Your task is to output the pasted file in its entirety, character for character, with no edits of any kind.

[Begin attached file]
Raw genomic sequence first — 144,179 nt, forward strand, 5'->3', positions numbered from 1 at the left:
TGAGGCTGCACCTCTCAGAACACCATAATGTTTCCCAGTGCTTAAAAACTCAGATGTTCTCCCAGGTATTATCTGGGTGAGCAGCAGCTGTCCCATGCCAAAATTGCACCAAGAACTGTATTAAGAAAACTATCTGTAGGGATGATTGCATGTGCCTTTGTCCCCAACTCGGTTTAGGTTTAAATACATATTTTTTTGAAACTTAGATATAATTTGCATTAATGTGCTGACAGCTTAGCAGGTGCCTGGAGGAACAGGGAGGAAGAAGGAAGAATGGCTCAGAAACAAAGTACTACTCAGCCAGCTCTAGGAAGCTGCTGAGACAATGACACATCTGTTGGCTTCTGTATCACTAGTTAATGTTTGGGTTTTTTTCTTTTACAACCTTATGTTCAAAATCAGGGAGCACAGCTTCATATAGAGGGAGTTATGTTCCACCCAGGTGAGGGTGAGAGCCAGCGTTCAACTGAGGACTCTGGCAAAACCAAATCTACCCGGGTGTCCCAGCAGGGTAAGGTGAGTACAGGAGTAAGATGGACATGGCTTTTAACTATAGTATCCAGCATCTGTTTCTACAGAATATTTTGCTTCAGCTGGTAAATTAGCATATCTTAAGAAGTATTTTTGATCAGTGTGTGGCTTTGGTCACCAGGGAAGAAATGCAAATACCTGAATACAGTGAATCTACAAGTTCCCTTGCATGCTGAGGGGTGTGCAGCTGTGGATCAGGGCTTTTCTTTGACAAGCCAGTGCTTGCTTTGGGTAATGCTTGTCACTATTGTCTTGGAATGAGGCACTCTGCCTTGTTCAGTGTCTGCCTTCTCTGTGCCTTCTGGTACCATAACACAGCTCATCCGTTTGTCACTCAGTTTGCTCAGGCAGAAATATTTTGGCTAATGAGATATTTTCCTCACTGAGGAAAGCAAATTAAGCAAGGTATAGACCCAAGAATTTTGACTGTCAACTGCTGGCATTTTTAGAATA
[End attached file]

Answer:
Raw genomic sequence first — 144,179 nt, forward strand, 5'->3', positions numbered from 1 at the left:
TGAGGCTGCACCTCTCAGAACACCATAATGTTTCCCAGTGCTTAAAAACTCAGATGTTCTCCCAGGTATTATCTGGGTGAGCAGCAGCTGTCCCATGCCAAAATTGCACCAAGAACTGTATTAAGAAAACTATCTGTAGGGATGATTGCATGTGCCTTTGTCCCCAACTCGGTTTAGGTTTAAATACATATTTTTTTGAAACTTAGATATAATTTGCATTAATGTGCTGACAGCTTAGCAGGTGCCTGGAGGAACAGGGAGGAAGAAGGAAGAATGGCTCAGAAACAAAGTACTACTCAGCCAGCTCTAGGAAGCTGCTGAGACAATGACACATCTGTTGGCTTCTGTATCACTAGTTAATGTTTGGGTTTTTTTCTTTTACAACCTTATGTTCAAAATCAGGGAGCACAGCTTCATATAGAGGGAGTTATGTTCCACCCAGGTGAGGGTGAGAGCCAGCGTTCAACTGAGGACTCTGGCAAAACCAAATCTACCCGGGTGTCCCAGCAGGGTAAGGTGAGTACAGGAGTAAGATGGACATGGCTTTTAACTATAGTATCCAGCATCTGTTTCTACAGAATATTTTGCTTCAGCTGGTAAATTAGCATATCTTAAGAAGTATTTTTGATCAGTGTGTGGCTTTGGTCACCAGGGAAGAAATGCAAATACCTGAATACAGTGAATCTACAAGTTCCCTTGCATGCTGAGGGGTGTGCAGCTGTGGATCAGGGCTTTTCTTTGACAAGCCAGTGCTTGCTTTGGGTAATGCTTGTCACTATTGTCTTGGAATGAGGCACTCTGCCTTGTTCAGTGTCTGCCTTCTCTGTGCCTTCTGGTACCATAACACAGCTCATCCGTTTGTCACTCAGTTTGCTCAGGCAGAAATATTTTGGCTAATGAGATATTTTCCTCACTGAGGAAAGCAAATTAAGCAAGGTATAGACCCAAGAATTTTGACTGTCAACTGCTGGCATTTTTAGAATA